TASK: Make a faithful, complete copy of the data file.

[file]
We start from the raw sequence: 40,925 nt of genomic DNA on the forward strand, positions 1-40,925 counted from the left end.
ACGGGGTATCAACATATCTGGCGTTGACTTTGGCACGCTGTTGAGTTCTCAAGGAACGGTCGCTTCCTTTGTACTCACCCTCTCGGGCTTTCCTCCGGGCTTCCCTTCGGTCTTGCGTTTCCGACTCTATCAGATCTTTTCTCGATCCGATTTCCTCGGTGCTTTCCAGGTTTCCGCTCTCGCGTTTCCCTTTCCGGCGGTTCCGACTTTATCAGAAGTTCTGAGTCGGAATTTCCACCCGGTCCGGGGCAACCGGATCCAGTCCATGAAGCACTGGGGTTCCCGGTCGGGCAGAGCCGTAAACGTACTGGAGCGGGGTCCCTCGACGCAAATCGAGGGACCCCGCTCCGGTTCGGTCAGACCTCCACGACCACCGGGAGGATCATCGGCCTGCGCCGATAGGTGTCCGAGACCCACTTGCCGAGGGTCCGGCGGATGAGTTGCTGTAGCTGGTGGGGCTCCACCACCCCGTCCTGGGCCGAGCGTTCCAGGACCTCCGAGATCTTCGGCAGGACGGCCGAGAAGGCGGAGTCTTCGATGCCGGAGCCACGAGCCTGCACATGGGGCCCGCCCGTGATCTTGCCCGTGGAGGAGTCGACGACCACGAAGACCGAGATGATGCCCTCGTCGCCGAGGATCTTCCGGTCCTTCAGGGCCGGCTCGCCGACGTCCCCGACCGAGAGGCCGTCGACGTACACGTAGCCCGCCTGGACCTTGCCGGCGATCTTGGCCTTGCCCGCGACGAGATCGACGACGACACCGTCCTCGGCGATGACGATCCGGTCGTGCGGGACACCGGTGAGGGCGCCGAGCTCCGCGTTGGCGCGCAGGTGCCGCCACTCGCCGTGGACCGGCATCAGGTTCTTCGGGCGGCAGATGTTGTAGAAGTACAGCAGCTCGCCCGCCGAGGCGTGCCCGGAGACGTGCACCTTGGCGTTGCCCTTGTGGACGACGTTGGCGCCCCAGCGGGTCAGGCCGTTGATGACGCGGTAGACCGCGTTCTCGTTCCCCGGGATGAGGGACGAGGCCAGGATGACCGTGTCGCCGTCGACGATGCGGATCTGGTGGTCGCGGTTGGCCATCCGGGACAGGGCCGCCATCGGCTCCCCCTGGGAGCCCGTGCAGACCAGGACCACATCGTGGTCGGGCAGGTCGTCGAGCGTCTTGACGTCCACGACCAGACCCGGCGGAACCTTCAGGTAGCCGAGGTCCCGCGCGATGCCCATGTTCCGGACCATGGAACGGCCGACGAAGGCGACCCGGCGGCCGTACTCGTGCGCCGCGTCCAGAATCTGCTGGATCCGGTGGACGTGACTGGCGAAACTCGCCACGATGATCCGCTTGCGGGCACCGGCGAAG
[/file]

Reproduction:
We start from the raw sequence: 40,925 nt of genomic DNA on the forward strand, positions 1-40,925 counted from the left end.
ACGGGGTATCAACATATCTGGCGTTGACTTTGGCACGCTGTTGAGTTCTCAAGGAACGGTCGCTTCCTTTGTACTCACCCTCTCGGGCTTTCCTCCGGGCTTCCCTTCGGTCTTGCGTTTCCGACTCTATCAGATCTTTTCTCGATCCGATTTCCTCGGTGCTTTCCAGGTTTCCGCTCTCGCGTTTCCCTTTCCGGCGGTTCCGACTTTATCAGAAGTTCTGAGTCGGAATTTCCACCCGGTCCGGGGCAACCGGATCCAGTCCATGAAGCACTGGGGTTCCCGGTCGGGCAGAGCCGTAAACGTACTGGAGCGGGGTCCCTCGACGCAAATCGAGGGACCCCGCTCCGGTTCGGTCAGACCTCCACGACCACCGGGAGGATCATCGGCCTGCGCCGATAGGTGTCCGAGACCCACTTGCCGAGGGTCCGGCGGATGAGTTGCTGTAGCTGGTGGGGCTCCACCACCCCGTCCTGGGCCGAGCGTTCCAGGACCTCCGAGATCTTCGGCAGGACGGCCGAGAAGGCGGAGTCTTCGATGCCGGAGCCACGAGCCTGCACATGGGGCCCGCCCGTGATCTTGCCCGTGGAGGAGTCGACGACCACGAAGACCGAGATGATGCCCTCGTCGCCGAGGATCTTCCGGTCCTTCAGGGCCGGCTCGCCGACGTCCCCGACCGAGAGGCCGTCGACGTACACGTAGCCCGCCTGGACCTTGCCGGCGATCTTGGCCTTGCCCGCGACGAGATCGACGACGACACCGTCCTCGGCGATGACGATCCGGTCGTGCGGGACACCGGTGAGGGCGCCGAGCTCCGCGTTGGCGCGCAGGTGCCGCCACTCGCCGTGGACCGGCATCAGGTTCTTCGGGCGGCAGATGTTGTAGAAGTACAGCAGCTCGCCCGCCGAGGCGTGCCCGGAGACGTGCACCTTGGCGTTGCCCTTGTGGACGACGTTGGCGCCCCAGCGGGTCAGGCCGTTGATGACGCGGTAGACCGCGTTCTCGTTCCCCGGGATGAGGGACGAGGCCAGGATGACCGTGTCGCCGTCGACGATGCGGATCTGGTGGTCGCGGTTGGCCATCCGGGACAGGGCCGCCATCGGCTCCCCCTGGGAGCCCGTGCAGACCAGGACCACATCGTGGTCGGGCAGGTCGTCGAGCGTCTTGACGTCCACGACCAGACCCGGCGGAACCTTCAGGTAGCCGAGGTCCCGCGCGATGCCCATGTTCCGGACCATGGAACGGCCGACGAAGGCGACCCGGCGGCCGTACTCGTGCGCCGCGTCCAGAATCTGCTGGATCCGGTGGACGTGACTGGCGAAACTCGCCACGATGATCCGCTTGCGGGCACCGGCGAAG